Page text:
In conclusion, this study, we evaluated the distribution of dental caries-associated S. mutans in the saliva and plaque of humans. Notably, there were significantly higher levels of S. mutans in the saliva of female and male adolescents than in the other groups, and females exhibited higher levels than males in all groups. Analyses of correlations between caries-related indices and age detected a positive correlation between DMFT index and the level of S. mutans reactivity measured by ELISA, but not between DMFT index and the salivary levels of S. mutans, as detected by cultivation methods. Our results suggest that oral hygiene should be emphasized in adolescents more than in children or adults, and that this group should be targeted for early prevention and research of dental caries.

CONFLICTS OF INTEREST

The authors declare that they have no competing interests.

References
  1. Petersen PE. The World Oral Health Report 2003: continuous improvement of oral health in the 21st century--the approach of the WHO Global Oral Health Programme. Community Dent Oral Epidemiol 2003;31 Suppl 1:3-23. doi:10.1046/j..2003.com122.x
    Pubmed CrossRef
  2. Filstrup SL, Briskie D, da Fonseca M, Lawrence L, Wandera A, Inglehart MR. Early childhood caries and quality of life: child and parent perspectives. Pediatr Dent 2003;25:431-440.
    Pubmed
  3. Loesche WJ. Role of Streptococcus mutans in human dental decay. Microbiol Rev 1986;50:353-380.
    Pubmed KoreaMed
  4. Marsh PD. Microbiological aspects of the chemical control of plaque and gingivitis. J Dent Res 1992;71:1431-1438. doi: 10.1177/00220345920710071501
    Pubmed CrossRef
  5. Berkowitz RJ, Jones P. Mouth-to-mouth transmission of the bacterium Streptococcus mutans between mother and child. Arch Oral Biol 1985;30:377-379. doi: 10.1016/0003-9969(85)90014-7
    Pubmed CrossRef
  6. Wade WG. The oral microbiome in health and disease. Pharmacol Res 2013;69:137-143. doi: 10.1016/ j.phrs.2012.11.006
    Pubmed CrossRef
  7. Bimstein E, Ram D, Irshied J, Naor R, Sela MN. Periodontal diseases, caries, and microbial composition of the subgingival plaque in children: a longitudinal study. ASDC J Dent Child 2002;69:133-137.
    Pubmed
  8. Mitchell TJ. The pathogenesis of streptococcal infections: from tooth decay to meningitis. Nat Rev Microbiol 2003;1:219-230. doi: 10.1038/nrmicro771
    Pubmed CrossRef
  9. Caufield PW, Cutter GR, Dasanayake AP. Initial acquisition of mutans streptococci by infants: evidence for a discrete window of infectivity. J Dent Res 1993;72:37-45. doi: 10.1177/00220345930720010501
    Pubmed CrossRef
  10. Raadal M, Espelid I. Caries prevalence in primary teeth as a predictor of early fissure caries in permanent first molars. Community Dent Oral Epidemiol 1992;20:30-34. doi: 10.1111/j.1600-0528.1992.tb00669.x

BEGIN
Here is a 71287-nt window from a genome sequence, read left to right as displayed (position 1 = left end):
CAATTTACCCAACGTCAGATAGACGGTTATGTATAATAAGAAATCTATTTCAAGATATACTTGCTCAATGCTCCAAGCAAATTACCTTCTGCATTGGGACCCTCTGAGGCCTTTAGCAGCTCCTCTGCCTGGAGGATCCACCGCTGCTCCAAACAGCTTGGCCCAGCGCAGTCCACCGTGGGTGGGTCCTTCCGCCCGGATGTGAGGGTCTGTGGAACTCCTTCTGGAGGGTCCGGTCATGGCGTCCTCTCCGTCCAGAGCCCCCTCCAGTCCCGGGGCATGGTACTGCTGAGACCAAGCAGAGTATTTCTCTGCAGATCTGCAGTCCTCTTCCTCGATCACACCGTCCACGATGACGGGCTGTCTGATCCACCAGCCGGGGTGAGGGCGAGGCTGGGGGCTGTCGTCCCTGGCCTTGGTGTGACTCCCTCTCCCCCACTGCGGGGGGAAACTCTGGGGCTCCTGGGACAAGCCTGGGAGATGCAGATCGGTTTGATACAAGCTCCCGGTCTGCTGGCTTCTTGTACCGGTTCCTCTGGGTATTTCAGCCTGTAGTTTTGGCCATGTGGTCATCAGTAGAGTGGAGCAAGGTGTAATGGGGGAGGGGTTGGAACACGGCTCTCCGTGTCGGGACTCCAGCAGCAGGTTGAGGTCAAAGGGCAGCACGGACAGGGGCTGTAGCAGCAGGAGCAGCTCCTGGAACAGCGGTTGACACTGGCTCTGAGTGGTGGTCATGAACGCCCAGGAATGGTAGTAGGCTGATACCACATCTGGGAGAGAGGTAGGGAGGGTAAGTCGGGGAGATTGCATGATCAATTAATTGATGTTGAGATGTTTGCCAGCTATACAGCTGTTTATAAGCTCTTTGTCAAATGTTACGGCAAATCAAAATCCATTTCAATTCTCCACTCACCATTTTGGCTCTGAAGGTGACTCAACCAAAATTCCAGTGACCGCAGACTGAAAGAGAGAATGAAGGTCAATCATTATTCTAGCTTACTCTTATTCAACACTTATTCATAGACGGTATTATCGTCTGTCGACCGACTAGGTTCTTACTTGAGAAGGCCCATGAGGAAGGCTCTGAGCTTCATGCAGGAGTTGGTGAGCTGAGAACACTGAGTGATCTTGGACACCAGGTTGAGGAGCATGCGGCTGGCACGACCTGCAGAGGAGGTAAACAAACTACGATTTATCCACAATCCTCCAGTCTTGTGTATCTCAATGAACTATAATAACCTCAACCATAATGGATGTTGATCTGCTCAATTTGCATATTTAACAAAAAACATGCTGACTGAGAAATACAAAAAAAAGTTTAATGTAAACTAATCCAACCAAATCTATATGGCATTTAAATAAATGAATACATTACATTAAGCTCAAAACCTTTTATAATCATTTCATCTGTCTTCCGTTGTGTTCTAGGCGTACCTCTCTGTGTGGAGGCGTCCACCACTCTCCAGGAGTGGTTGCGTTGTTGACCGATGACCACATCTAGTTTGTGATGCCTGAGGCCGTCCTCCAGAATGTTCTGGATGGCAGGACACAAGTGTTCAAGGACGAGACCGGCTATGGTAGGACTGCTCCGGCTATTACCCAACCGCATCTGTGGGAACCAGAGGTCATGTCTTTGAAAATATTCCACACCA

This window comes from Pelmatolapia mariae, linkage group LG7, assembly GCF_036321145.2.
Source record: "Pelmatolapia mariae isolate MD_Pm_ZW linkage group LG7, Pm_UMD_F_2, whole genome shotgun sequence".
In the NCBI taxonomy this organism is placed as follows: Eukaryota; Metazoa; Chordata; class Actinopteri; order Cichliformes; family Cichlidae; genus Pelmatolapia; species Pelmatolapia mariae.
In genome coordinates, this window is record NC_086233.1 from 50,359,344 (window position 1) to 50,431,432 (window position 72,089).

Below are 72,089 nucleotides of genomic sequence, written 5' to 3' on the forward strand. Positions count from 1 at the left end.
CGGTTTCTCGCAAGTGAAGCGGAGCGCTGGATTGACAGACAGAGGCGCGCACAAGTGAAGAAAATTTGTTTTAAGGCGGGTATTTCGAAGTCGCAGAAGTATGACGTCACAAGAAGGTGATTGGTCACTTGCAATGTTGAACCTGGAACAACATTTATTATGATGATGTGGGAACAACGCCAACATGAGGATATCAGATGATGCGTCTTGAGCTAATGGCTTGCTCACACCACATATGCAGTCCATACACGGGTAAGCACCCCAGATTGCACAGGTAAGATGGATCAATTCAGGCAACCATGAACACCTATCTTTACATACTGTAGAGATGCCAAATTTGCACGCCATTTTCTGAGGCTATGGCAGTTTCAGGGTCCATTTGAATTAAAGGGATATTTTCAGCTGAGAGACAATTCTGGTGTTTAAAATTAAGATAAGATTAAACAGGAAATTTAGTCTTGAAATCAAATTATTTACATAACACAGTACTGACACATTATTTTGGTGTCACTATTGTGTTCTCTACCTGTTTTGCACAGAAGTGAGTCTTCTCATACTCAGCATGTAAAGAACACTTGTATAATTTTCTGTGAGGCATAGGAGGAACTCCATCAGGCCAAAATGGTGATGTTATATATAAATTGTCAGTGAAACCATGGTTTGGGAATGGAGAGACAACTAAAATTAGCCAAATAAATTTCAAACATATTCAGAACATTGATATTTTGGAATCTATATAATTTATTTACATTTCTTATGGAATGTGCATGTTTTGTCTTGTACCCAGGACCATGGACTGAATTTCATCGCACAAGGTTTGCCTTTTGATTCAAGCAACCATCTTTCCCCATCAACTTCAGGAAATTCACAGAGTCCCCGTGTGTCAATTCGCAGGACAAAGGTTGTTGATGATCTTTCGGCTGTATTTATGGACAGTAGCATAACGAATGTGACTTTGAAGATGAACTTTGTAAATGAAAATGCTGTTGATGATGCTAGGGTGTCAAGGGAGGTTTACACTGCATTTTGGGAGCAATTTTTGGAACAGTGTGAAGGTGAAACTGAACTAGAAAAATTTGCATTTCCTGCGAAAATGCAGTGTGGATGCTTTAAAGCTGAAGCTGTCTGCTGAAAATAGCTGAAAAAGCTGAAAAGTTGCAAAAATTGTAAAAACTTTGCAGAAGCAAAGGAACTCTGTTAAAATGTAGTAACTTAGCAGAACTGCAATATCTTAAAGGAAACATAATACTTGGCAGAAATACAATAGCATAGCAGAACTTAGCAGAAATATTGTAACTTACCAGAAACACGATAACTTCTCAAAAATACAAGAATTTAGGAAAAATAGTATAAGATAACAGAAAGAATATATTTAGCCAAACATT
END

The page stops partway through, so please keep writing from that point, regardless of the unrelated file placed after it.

Pubmed CrossRef
  11. Alaluusua S, Renkonen OV. Streptococcus mutans establishment and dental caries experience in children from 2 to 4 years old. Scand J Dent Res 1983;91:453-457. doi: 10.1111/j.1600-0722.1983.tb00845.x
    Pubmed CrossRef
  12. Köhler B, Andréen I, Jonsson B. The earlier the colonization by mutans streptococci, the higher the caries prevalence at 4 years of age. Oral Microbiol Immunol 1988;3:14-17. doi: 10.1111/j.1399-302X.1988.tb00598.x
    Pubmed CrossRef
  13. Koga T, Oho T, Shimazaki Y, Nakano Y. Immunization against dental caries. Vaccine 2002;20:2027-2044. doi: 10.1016/S0264-410X(02)00047-6
    Pubmed CrossRef
  14. Smith DJ. Caries vaccines for the twenty-first century. J Dent Educ 2003;67:1130-1139.
    Pubmed
  15. Guo JH, Jia R, Fan MW, Bian Z, Chen Z, Peng B. Construction and immunogenic characterization of a fusion anticaries DNA vaccine against PAc and glucosyltransferase I of Streptococcus mutans. J Dent Res 2004;83:266-270. doi: 10.1177/154405910408300316
    Pubmed CrossRef
  16. Taubman MA, Nash DA. The scientific and public-health imperative for a vaccine against dental caries. Nat Rev Immunol 2006;6:555-563. doi: 10.1038/nri1857
    Pubmed CrossRef
  17. Bowen WH, Koo H. Biology of Streptococcus mutansderived glucosyltransferases: role in extracellular matrix formation of cariogenic biofilms. Caries Res 2011;45:69-86. doi: 10.1159/000324598
    Pubmed KoreaMed CrossRef
  18. World Health Organization. Oral health surveys: basic methods. Geneva: World Health Organization; 2013 42-47.
  19. Bratthall D. Introducing the significant caries index together with a proposal for a new global oral health goal for 12-year-olds. Int Dent J 2000;50:378-384. doi: 10.1111/ j.1875-595X.2000.tb00572.x
    Pubmed CrossRef
  20. Marthaler TM. Changes in dental caries 1953-2003. Caries Res 2004;38:173-181. doi: 10.1159/000077752
    Pubmed CrossRef